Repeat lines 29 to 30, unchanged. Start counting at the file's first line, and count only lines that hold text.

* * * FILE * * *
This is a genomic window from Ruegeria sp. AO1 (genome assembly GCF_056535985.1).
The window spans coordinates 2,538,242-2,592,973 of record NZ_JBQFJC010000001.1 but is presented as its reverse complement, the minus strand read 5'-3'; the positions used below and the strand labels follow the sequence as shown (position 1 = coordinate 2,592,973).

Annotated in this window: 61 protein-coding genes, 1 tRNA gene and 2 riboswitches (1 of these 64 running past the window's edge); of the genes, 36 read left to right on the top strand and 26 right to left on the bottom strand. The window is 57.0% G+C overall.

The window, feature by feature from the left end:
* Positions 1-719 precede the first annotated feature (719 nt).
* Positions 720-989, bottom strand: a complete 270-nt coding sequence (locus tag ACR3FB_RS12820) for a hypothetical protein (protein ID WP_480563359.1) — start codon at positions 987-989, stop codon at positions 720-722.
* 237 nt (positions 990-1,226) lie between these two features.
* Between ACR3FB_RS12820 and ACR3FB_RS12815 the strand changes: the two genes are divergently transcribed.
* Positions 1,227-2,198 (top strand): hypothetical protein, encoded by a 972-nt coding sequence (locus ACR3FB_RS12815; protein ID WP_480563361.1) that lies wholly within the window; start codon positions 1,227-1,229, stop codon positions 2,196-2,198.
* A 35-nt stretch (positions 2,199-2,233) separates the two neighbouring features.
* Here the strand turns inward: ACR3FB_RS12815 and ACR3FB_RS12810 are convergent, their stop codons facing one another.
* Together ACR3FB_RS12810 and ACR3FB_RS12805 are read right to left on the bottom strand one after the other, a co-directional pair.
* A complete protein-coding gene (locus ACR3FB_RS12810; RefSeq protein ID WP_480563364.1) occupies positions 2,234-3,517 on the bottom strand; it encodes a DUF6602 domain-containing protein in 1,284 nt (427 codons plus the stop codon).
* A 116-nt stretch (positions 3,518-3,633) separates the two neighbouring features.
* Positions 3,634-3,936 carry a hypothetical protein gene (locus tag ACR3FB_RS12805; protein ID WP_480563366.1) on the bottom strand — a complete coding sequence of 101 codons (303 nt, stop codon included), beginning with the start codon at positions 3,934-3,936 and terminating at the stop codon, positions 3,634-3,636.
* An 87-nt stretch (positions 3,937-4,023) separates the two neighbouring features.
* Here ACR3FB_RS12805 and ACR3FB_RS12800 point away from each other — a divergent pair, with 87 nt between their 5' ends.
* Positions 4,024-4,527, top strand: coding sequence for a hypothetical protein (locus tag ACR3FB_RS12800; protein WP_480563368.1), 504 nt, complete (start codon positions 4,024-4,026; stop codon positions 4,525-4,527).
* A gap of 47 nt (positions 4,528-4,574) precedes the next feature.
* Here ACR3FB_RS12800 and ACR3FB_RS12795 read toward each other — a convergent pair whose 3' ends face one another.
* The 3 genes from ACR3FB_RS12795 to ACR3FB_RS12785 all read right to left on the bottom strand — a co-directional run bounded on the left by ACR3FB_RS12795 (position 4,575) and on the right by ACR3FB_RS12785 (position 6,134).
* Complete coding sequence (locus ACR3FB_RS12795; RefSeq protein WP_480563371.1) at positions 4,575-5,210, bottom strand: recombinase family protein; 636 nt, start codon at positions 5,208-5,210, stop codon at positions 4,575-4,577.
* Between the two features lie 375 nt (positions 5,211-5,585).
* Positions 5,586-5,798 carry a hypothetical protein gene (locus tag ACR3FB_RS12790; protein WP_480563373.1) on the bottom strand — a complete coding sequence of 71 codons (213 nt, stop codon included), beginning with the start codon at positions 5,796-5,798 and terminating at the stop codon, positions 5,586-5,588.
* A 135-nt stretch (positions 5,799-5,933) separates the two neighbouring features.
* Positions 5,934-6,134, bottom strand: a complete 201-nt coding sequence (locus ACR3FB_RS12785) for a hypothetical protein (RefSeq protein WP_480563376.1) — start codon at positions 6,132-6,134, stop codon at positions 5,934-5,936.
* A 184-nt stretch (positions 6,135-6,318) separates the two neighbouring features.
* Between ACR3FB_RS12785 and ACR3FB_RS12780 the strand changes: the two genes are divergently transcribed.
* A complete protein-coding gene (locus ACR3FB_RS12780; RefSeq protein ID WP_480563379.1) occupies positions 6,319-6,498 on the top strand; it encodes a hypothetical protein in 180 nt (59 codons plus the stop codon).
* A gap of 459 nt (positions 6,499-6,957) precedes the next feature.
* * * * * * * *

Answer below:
* A complete protein-coding gene (locus ACR3FB_RS12780; RefSeq protein ID WP_480563379.1) occupies positions 6,319-6,498 on the top strand; it encodes a hypothetical protein in 180 nt (59 codons plus the stop codon).
* A gap of 459 nt (positions 6,499-6,957) precedes the next feature.